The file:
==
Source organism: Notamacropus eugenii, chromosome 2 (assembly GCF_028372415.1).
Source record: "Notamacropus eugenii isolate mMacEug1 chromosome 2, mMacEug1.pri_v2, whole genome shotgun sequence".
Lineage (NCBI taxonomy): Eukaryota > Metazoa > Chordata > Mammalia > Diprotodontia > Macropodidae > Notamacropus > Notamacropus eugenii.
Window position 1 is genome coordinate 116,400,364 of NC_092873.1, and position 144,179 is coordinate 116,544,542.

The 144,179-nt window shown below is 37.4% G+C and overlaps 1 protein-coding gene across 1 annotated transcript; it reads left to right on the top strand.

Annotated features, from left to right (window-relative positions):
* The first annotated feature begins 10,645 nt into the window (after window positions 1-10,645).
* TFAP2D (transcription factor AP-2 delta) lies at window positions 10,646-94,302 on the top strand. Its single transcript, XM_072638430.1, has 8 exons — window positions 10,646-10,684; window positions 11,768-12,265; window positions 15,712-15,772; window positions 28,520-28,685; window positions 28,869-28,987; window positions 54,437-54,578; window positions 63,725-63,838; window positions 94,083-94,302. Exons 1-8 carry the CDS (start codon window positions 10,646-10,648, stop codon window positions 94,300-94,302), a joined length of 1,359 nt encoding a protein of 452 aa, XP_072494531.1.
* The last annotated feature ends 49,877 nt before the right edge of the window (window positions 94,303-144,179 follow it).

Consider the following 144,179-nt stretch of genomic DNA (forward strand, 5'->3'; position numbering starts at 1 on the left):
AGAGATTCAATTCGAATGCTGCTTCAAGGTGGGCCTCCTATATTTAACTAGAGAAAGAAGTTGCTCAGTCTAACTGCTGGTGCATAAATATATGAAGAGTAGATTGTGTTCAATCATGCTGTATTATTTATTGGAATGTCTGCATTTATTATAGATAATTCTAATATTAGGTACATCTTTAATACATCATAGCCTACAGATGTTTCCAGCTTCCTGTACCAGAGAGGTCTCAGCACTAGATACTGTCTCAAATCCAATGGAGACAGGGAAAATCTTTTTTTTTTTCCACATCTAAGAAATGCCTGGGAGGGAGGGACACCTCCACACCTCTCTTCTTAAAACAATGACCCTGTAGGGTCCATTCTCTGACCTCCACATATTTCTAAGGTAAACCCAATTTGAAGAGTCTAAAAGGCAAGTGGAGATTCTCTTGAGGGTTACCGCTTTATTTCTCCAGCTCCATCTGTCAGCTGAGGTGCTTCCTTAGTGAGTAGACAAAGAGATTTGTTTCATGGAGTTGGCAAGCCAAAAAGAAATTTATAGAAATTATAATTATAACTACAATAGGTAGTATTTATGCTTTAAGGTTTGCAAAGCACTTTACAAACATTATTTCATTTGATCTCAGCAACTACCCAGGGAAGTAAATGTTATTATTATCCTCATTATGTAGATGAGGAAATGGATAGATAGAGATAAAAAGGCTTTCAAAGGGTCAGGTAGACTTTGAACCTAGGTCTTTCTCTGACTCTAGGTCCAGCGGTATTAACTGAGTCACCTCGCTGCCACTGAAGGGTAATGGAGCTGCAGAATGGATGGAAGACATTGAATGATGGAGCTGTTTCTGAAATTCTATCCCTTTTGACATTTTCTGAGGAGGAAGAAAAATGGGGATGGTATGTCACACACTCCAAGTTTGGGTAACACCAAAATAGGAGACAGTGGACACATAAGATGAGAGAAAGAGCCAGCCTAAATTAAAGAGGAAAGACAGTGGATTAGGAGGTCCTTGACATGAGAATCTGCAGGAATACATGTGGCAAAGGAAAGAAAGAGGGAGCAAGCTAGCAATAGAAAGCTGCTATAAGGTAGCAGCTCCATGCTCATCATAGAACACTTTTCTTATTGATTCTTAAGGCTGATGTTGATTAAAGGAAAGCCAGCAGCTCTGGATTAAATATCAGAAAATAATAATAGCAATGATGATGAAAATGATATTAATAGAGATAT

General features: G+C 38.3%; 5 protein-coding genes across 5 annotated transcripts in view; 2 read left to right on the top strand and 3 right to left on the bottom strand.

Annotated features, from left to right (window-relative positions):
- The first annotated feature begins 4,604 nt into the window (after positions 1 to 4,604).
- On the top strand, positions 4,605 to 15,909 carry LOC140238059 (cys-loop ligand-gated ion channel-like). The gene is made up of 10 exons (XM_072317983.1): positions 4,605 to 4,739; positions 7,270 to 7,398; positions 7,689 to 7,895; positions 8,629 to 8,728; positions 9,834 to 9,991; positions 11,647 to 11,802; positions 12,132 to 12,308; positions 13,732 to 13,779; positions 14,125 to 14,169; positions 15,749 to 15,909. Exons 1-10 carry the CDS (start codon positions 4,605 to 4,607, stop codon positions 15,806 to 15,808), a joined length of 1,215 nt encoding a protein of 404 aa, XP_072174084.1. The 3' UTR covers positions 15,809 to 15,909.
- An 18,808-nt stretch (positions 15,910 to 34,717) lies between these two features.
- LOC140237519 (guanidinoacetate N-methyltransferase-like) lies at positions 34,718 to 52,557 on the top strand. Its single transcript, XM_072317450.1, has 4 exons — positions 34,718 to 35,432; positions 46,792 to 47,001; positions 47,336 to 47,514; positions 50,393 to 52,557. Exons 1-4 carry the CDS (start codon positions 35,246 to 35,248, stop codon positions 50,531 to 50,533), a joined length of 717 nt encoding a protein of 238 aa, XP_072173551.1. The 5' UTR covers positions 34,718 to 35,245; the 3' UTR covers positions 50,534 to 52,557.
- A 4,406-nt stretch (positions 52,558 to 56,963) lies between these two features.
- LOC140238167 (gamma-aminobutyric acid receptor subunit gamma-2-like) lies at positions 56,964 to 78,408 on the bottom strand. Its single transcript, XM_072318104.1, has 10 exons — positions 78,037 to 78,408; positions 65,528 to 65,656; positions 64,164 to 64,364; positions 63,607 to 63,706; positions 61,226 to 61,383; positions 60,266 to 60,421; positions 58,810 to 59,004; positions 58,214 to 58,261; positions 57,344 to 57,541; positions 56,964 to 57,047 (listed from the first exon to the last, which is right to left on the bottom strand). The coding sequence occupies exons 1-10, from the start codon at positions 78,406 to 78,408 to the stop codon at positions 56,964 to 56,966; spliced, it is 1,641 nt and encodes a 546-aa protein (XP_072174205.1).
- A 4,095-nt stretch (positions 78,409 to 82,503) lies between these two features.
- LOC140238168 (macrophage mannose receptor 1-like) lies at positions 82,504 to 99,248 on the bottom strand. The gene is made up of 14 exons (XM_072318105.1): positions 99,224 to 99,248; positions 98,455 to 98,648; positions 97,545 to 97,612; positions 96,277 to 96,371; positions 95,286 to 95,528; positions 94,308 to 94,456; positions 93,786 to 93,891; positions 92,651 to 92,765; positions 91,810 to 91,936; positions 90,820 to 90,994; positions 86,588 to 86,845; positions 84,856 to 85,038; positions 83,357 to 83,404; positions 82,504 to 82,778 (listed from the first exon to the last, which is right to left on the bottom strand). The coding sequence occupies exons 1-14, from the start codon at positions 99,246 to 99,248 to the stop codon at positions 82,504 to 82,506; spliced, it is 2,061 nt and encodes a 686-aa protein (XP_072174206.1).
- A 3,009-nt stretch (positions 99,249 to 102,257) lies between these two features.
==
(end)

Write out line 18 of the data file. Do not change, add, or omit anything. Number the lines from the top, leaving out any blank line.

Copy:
- A 4,406-nt stretch (positions 52,558 to 56,963) lies between these two features.